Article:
Circadian rhythms are disrupted in ageing, which could contribute to ageing-associated pathologies, but the molecular mechanisms linking circadian rhythms and ageing remain elusive. Bass and colleagues now uncover a role for nicotinamide adenine dinucleotide (NAD+) in preventing age-related decline in circadian function in mice.
Cellular levels of NAD+ decline with ageing, and boosting NAD+ production by administration of its precursors promotes youthful behavioural and physiological functions in mice. To investigate the role of NAD+ in circadian gene expression in mice, the authors gave mice drinking water that was supplemented with NAD+ precursors for 4 months and analysed circadian gene expression in the liver. This revealed that the expression pattern of approximately half of circadian-regulated hepatic genes changed upon NAD+ increase.
NAD+ is a cofactor for sirtuin deacetylases, which are known to promote healthspan and lifespan. Sirtuin 1 (SIRT1) regulates circadian rhythms by binding to the core clock complex — comprising heterodimeric circadian transcription activator CLOCK–BMAL1 and its repressor PER2 — and driving PER2 deacetylation and subsequent degradation. Liver-specific Sirt1 knockout abrogated the changes in hepatic circadian gene expression that were observed when NAD+ levels were increased, while NAD+ precursor administration enhanced chromatin occupancy of BMAL1 and promoted BMAL1-mediated chromatin opening in mouse livers. Moreover, PER2 nuclear localization was increased in SIRT1-deficient cultured cells. Thus, NAD+ promotes BMAL1 transcriptional activity via the SIRT1–PER2 axis.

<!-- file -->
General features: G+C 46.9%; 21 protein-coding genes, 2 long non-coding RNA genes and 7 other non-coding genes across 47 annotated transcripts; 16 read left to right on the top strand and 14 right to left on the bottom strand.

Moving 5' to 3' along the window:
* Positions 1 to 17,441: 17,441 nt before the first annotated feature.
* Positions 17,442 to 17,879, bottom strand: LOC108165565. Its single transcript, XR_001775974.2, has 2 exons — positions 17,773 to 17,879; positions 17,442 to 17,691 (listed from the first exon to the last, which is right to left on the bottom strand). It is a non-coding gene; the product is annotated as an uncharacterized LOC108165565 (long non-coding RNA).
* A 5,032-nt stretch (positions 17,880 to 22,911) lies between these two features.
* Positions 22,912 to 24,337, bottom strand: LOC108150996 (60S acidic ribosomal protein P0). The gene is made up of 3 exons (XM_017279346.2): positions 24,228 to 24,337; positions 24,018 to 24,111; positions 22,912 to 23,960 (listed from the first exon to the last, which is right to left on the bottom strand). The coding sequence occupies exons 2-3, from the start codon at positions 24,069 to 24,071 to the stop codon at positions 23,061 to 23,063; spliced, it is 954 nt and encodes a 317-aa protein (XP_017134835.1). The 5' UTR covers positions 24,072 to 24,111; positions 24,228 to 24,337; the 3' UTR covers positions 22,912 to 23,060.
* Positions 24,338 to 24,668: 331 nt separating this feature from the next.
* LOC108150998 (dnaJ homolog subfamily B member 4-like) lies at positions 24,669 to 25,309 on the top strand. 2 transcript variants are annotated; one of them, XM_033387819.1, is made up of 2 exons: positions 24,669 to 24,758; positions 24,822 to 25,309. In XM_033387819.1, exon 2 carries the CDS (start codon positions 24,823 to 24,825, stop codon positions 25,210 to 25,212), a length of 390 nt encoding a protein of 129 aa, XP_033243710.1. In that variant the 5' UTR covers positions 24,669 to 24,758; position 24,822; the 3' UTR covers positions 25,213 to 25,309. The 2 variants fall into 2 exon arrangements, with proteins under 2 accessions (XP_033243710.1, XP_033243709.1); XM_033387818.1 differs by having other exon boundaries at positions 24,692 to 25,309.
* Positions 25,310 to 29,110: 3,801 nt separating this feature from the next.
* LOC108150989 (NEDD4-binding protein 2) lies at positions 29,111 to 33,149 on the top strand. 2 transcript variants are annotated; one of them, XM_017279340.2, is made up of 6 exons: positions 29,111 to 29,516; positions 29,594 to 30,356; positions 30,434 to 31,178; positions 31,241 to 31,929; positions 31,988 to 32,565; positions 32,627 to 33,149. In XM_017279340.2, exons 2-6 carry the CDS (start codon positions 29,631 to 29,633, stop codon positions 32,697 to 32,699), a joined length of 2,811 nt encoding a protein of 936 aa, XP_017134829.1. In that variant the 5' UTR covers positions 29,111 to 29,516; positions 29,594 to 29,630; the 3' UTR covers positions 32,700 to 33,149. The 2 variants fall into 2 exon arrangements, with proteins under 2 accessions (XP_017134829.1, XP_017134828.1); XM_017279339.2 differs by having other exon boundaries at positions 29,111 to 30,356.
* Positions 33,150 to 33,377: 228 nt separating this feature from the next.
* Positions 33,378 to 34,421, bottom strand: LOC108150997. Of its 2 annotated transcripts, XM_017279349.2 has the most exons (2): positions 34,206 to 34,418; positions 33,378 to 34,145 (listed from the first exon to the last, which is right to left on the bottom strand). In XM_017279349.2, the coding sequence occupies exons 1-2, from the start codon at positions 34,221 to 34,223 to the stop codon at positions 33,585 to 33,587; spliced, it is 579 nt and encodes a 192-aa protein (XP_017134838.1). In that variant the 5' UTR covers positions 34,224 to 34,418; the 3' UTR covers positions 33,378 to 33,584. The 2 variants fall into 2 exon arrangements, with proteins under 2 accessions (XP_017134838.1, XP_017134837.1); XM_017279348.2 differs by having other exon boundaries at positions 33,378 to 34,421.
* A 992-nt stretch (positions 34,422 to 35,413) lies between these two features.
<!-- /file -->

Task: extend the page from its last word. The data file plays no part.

NAD+ depletion led to PER2 hyperacetylation on Lys680; this reduced phosphorylation of nearby Ser659, which promotes PER2 nuclear retention and when mutated causes circadian disruption manifesting as a sleep disorder in humans. NAD+ depletion also increased PER2 phosphorylation on other sites, including Ser693, which has been linked to PER2 stability and activity. Altogether, NAD+ — through SIRT1-mediated deacetylation of PER2 and reduction of regulatory site phosphorylation — curbs PER2 activity as a transcription repressor, thereby increasing circadian gene expression via BMAL1.
Next, the authors found that in the liver of old mice, chromatin occupancy of BMAL1 was decreased, which coincided with increased PER2 levels and decreased amplitude of circadian gene oscillations. Administration of NAD+ precursor to the old mice for 6 months restored BMAL1 chromatin binding and function to levels observed in young animals. In addition, late-night locomotor activity, normally reduced in old mice, was restored to youthful levels with NAD+ precursor administration.
“NAD+ promotes BMAL1 transcriptional activity via the SIRT1–PER2 axis”
In summary, elevating NAD+ has the capacity to reverse ageing-associated dysfunction of circadian rhythms. Correction of circadian rhythmicity with NAD+ could also be tested for the management of circadian disorders linked to PER2 deregulation, such as those caused by PER2 mutations or shift work.
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